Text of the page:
With Notice CP87A the IRS is questioning your ability to take someone as a dependent. Consequently, the benefits associated with dependents are at risk. These include the Earned Income Credit, the Child Tax Credit and the Head of Household Filing Status.
The IRS might notify you with Letter 5621.
Or, the IRS may send Notice CP87B to the dependent when the dependent claimed him or herself.
Reason for Notice CP87A
This conflict occurs with ex-spouses, grandparents, foster parents and other caregivers who claim the dependency exemption (and other benefits). The most likely cause for this letter is because someone else (i.e., ex-spouse, grandparent, foster parent etc.) took the exemption for the dependent on their return so the IRS has 2 returns claiming the same dependent as an exemption. If possible, find out if anyone else claimed the dependent.
Steps in Response to Notice CP87A
If an ex-spouse claimed the dependent, then a battle might arise in any State Court where a support order was granted. It may be a violation of the Court Order. Please consult with a Family Law attorney in your area! An amended return may be recommended.
But, the IRS ignores State Court orders. In most cases, the exemption is given to whoever physically housed the dependent for the greater part of the year. (See Pub. 501, Pub. 504) This may be readily evident from the facts or it may become more complicated if 2 (or more) taxpayers claim to have supported the dependent. The level of proof necessary varies with the situation.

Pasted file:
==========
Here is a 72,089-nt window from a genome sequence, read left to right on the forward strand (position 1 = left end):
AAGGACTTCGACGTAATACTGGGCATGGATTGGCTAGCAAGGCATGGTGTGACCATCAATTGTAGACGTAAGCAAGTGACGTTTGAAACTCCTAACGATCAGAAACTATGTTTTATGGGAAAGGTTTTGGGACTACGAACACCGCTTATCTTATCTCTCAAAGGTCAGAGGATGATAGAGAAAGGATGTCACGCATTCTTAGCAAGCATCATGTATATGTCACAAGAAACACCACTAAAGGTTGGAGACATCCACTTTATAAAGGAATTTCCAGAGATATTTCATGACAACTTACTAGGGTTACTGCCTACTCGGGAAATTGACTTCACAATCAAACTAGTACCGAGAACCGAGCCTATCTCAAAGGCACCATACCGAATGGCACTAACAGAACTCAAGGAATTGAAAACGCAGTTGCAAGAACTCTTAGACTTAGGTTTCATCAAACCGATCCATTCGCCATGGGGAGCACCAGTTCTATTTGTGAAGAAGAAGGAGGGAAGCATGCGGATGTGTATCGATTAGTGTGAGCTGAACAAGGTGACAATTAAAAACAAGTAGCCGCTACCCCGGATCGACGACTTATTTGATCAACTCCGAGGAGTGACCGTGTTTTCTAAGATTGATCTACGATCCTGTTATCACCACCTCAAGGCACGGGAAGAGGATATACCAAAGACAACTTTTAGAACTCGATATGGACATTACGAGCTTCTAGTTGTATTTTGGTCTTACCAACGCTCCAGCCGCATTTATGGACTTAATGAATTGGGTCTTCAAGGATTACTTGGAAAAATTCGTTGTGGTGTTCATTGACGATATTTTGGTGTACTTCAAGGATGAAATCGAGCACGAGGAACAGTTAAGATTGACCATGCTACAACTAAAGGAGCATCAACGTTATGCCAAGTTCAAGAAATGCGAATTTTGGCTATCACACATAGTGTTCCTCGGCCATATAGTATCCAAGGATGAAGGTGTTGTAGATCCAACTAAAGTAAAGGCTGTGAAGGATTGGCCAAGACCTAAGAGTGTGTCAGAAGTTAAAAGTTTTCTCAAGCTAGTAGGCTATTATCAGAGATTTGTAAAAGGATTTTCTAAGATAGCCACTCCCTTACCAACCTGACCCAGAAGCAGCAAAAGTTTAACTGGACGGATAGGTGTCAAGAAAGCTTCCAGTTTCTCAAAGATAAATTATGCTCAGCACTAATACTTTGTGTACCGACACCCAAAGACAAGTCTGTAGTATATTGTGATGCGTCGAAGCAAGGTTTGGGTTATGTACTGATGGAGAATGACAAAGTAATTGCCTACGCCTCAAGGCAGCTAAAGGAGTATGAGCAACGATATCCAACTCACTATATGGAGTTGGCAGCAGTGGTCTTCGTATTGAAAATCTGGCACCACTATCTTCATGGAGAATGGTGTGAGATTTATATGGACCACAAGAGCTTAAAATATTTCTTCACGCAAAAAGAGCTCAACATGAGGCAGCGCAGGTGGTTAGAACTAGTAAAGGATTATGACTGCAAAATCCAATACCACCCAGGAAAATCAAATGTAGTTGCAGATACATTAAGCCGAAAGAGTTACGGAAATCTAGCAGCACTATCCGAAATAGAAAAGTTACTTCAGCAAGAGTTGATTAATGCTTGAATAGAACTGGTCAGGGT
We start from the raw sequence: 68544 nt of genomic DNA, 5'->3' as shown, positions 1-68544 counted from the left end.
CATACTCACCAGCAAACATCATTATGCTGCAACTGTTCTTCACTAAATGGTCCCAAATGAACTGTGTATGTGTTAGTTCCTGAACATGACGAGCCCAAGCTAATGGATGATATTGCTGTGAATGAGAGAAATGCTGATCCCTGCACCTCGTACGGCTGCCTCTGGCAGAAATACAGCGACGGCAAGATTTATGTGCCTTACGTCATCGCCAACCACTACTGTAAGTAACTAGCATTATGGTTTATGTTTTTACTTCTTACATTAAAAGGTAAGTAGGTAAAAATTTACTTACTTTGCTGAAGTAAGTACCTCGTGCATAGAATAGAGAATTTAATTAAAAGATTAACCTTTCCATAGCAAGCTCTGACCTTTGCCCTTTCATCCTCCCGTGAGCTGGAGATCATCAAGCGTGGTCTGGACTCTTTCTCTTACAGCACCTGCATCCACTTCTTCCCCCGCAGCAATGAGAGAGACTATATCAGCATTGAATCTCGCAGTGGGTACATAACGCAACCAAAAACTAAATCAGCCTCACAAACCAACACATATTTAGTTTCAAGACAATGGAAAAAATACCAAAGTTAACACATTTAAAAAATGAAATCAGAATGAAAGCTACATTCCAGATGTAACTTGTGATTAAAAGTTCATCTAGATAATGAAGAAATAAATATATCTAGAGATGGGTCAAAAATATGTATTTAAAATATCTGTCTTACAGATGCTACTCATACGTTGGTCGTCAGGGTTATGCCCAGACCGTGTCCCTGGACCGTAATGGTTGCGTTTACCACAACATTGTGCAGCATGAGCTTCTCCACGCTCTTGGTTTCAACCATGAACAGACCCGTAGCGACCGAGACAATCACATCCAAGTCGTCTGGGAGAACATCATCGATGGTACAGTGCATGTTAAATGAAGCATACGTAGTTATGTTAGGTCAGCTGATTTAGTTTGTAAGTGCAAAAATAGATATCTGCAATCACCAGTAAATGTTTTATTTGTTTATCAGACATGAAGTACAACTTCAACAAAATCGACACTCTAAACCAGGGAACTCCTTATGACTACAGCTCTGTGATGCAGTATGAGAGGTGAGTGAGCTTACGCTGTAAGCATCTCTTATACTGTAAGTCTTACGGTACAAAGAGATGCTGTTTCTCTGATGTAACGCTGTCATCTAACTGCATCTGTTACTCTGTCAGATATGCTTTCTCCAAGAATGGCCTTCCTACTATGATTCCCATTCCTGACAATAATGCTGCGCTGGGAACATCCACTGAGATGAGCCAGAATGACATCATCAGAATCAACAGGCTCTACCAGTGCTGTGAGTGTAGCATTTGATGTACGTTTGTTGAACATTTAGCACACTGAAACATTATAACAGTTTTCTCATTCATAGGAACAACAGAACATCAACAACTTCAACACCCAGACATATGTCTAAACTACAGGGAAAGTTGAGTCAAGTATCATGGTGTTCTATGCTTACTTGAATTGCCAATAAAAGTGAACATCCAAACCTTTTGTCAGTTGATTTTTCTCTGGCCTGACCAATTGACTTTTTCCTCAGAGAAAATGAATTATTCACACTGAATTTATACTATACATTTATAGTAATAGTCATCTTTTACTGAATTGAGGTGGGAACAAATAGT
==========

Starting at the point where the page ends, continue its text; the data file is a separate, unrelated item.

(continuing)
If you are entitled to the deduction (or the other taxpayer amends his/her return) then no response is necessary. But, the IRS might send you a Notice CP75 demanding a response. You have to research the facts and arrange your evidence just in case the IRS asks for it.
This is not a bill and not an audit but will lead to a math adjustment based on your response or lack thereof. When you respond to the IRS be very careful what you say and what you send them. These will be used against you! The IRS will require proof of school records, medical records, home costs, child care & support, etc.
If You Default
If you do not respond in the exact manner required by the IRS, you will be denied the exemption for this year and all future years. Plus, the IRS will likely impose "negligent record-keeping" or "accuracy-related" penalties against you.
Fortunately, our website, Audit Defense Programs have specific instructions for how to handle IRS adjustments for Personal Exemptions and Credits as well as the various credits:
- Earned Income,
- Child Tax,
- Addt'l Child Tax, etc.
Even if you lose with the IRS, don't give up. You may pursue your case in Appeals or Tax Court. If you win, the IRS will send you a Notice CP74, telling you that you are re-certified for the Earned Income Credit and you may freely claim the credit in future years. They may also send Notice CP76 stating that you will receive your refund. If you have a good case, don't give up!